magna fidēs avium est: experiāmur avēs.”
rēs placet: alter init nemorōsī saxa Palātī; 815
alter Aventīnum māne cacūmen init.
sex Remus, hic volucrēs bis sex videt ordine; pāctō
stātur, et arbitrium Rōmulus urbis habet.
Numitor’s brother had already suffered his punishments, and the whole
crowd of shepherds was under the twin brother[s];
For each to assemble the peasants/rustics and set up the walls
it is agreed: it is contested which [of them] shall set up the walls.
“There is no need,” said Romulus, “for any quarrel;
great is the trustworthiness of birds: let us put the birds to the test.”
The situation is pleasing: one goes onto the wooded Palatine’s crags;
the other goes onto the summit of the Aventine — in the morning.
Remus sees six birds, [but] this one sees two-times six in a row; by their agreement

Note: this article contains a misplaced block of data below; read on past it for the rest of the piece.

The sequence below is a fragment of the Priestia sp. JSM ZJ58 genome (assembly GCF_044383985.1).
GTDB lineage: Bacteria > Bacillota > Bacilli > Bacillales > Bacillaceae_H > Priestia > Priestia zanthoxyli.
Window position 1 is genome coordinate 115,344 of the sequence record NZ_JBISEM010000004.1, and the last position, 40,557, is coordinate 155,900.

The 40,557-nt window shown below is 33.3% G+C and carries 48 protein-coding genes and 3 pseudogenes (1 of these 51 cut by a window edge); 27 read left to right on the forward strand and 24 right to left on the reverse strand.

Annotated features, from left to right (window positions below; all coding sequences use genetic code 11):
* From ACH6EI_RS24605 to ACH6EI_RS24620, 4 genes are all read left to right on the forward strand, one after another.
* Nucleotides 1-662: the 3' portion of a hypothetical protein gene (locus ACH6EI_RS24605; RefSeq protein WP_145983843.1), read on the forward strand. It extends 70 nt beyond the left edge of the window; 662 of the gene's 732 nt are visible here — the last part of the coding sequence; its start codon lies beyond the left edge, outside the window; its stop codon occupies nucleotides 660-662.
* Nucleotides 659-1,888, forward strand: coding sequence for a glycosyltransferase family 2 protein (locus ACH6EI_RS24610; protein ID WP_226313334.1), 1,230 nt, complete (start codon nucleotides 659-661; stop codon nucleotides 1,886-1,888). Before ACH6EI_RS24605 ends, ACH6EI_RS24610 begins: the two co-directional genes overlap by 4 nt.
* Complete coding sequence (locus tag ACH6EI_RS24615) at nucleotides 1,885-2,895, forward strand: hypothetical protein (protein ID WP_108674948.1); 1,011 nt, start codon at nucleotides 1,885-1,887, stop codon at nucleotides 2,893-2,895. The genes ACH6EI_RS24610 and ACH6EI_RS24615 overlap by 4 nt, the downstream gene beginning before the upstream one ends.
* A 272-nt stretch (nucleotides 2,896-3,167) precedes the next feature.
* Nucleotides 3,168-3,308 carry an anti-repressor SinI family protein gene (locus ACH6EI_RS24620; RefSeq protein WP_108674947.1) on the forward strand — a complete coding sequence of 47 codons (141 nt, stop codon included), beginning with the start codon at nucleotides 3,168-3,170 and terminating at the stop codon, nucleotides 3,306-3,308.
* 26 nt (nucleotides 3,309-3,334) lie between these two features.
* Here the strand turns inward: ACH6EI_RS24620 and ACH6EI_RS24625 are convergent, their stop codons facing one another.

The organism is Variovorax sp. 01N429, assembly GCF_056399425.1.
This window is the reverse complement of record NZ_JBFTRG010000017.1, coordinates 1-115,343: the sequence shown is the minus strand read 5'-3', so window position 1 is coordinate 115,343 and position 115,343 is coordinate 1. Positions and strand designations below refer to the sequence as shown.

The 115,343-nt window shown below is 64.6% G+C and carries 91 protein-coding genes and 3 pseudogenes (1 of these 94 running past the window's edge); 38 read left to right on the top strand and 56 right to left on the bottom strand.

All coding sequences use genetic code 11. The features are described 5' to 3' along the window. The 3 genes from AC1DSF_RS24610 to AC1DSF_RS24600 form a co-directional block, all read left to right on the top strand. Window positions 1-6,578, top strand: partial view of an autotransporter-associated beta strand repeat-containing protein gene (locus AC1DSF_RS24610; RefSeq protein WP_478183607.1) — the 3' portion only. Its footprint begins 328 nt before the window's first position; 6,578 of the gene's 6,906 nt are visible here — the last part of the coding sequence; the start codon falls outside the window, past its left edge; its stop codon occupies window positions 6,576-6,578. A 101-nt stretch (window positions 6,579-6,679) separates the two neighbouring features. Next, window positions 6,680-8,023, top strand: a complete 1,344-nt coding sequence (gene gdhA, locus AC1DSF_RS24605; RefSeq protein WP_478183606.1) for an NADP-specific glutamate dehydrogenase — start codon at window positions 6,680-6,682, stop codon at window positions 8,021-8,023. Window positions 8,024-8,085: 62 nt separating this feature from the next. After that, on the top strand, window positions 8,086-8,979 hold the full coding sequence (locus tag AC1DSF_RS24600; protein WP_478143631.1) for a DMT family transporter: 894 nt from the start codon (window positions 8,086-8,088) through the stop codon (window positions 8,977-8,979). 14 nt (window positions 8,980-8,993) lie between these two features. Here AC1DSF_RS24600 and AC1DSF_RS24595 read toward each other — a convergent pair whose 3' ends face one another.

they stand, and Romulus has the mastery of the city.
Vergil’s Aeneid II.1-12a
Aeneas begins the story of Troy’s fall.
conticuēre omnēs intentīque ōra tenēbant
inde torō pater Aenēās sīc orsus ab altō:
“infandum, rēgīna, iubēs renovāre dolōrem,
Trōiānās ut opēs et lāmentābile rēgnum
ēruerint Danaī, quaeque ipse miserrima vīdī 5
et quōrum pars magna fuī. quis tālia fandō
Myrmidonum Dolopumve aut dūrī mīles Ulixī
temperet ā lacrimīs? et iam nox ūmida caelō
praecipitat suādentque cadentia sīdera somnōs.
sed sī tantus amor cāsūs cognōscere nostrōs 10
et breviter Troiae suprēmum audīre labōrem,
quamquam animus meminisse horret lūctūque refugit,
They all fell silent and were intently holding their faces;
then Father Aeneas, after rising from his lofty couch, [spoke] in this way:
“Unspeakable grief, queen, you bid [me] to renew,
how Trojan wealth and its pitiable realm,
the Danaans destroyed, and which most wretched [things] I myself saw
and of which I was a large part. In speaking such things, which soldier
of the Myrmidons or Dolopes or of hard/cruel Ulysses
might refrain from tears? Even now damp night from the sky
falls and its setting stars advise sleep.
But if there is so great a desire to learn of our misfortunes
and to hear briefly of Troy’s final struggle,
though my mind shudders to remember and shrinks back from sorrow,
I shall begin.”